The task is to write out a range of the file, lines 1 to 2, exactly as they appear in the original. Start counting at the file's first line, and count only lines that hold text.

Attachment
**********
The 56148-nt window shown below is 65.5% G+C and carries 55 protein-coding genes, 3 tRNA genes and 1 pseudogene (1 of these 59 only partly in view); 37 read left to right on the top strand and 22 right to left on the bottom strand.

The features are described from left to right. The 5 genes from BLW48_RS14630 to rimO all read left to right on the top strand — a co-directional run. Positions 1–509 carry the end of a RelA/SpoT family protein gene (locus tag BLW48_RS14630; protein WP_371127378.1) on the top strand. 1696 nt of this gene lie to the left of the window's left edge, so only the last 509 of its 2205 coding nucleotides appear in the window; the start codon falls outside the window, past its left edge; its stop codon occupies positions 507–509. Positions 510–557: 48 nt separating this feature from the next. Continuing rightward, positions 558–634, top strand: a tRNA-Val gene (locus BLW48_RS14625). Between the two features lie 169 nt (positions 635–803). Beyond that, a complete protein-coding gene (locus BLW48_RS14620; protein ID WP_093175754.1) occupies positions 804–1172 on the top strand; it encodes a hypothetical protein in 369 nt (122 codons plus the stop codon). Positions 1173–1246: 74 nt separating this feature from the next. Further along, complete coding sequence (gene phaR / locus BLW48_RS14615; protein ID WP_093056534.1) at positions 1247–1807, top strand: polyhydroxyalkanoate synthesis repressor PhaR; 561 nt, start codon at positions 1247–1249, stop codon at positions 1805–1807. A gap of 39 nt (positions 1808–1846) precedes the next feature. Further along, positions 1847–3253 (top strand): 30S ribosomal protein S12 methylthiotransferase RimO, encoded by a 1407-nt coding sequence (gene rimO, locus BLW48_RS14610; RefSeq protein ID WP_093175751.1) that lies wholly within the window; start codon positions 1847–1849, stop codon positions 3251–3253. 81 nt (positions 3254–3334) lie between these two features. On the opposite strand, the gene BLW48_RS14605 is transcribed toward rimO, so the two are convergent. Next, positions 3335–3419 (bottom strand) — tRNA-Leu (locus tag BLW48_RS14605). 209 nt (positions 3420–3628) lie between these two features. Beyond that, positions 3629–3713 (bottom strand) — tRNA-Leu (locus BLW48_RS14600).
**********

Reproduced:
The 56148-nt window shown below is 65.5% G+C and carries 55 protein-coding genes, 3 tRNA genes and 1 pseudogene (1 of these 59 only partly in view); 37 read left to right on the top strand and 22 right to left on the bottom strand.

The features are described from left to right. The 5 genes from BLW48_RS14630 to rimO all read left to right on the top strand — a co-directional run. Positions 1–509 carry the end of a RelA/SpoT family protein gene (locus tag BLW48_RS14630; protein WP_371127378.1) on the top strand. 1696 nt of this gene lie to the left of the window's left edge, so only the last 509 of its 2205 coding nucleotides appear in the window; the start codon falls outside the window, past its left edge; its stop codon occupies positions 507–509. Positions 510–557: 48 nt separating this feature from the next. Continuing rightward, positions 558–634, top strand: a tRNA-Val gene (locus BLW48_RS14625). Between the two features lie 169 nt (positions 635–803). Beyond that, a complete protein-coding gene (locus BLW48_RS14620; protein ID WP_093175754.1) occupies positions 804–1172 on the top strand; it encodes a hypothetical protein in 369 nt (122 codons plus the stop codon). Positions 1173–1246: 74 nt separating this feature from the next. Further along, complete coding sequence (gene phaR / locus BLW48_RS14615; protein ID WP_093056534.1) at positions 1247–1807, top strand: polyhydroxyalkanoate synthesis repressor PhaR; 561 nt, start codon at positions 1247–1249, stop codon at positions 1805–1807. A gap of 39 nt (positions 1808–1846) precedes the next feature. Further along, positions 1847–3253 (top strand): 30S ribosomal protein S12 methylthiotransferase RimO, encoded by a 1407-nt coding sequence (gene rimO, locus BLW48_RS14610; RefSeq protein ID WP_093175751.1) that lies wholly within the window; start codon positions 1847–1849, stop codon positions 3251–3253. 81 nt (positions 3254–3334) lie between these two features. On the opposite strand, the gene BLW48_RS14605 is transcribed toward rimO, so the two are convergent. Next, positions 3335–3419 (bottom strand) — tRNA-Leu (locus tag BLW48_RS14605). 209 nt (positions 3420–3628) lie between these two features. Beyond that, positions 3629–3713 (bottom strand) — tRNA-Leu (locus BLW48_RS14600).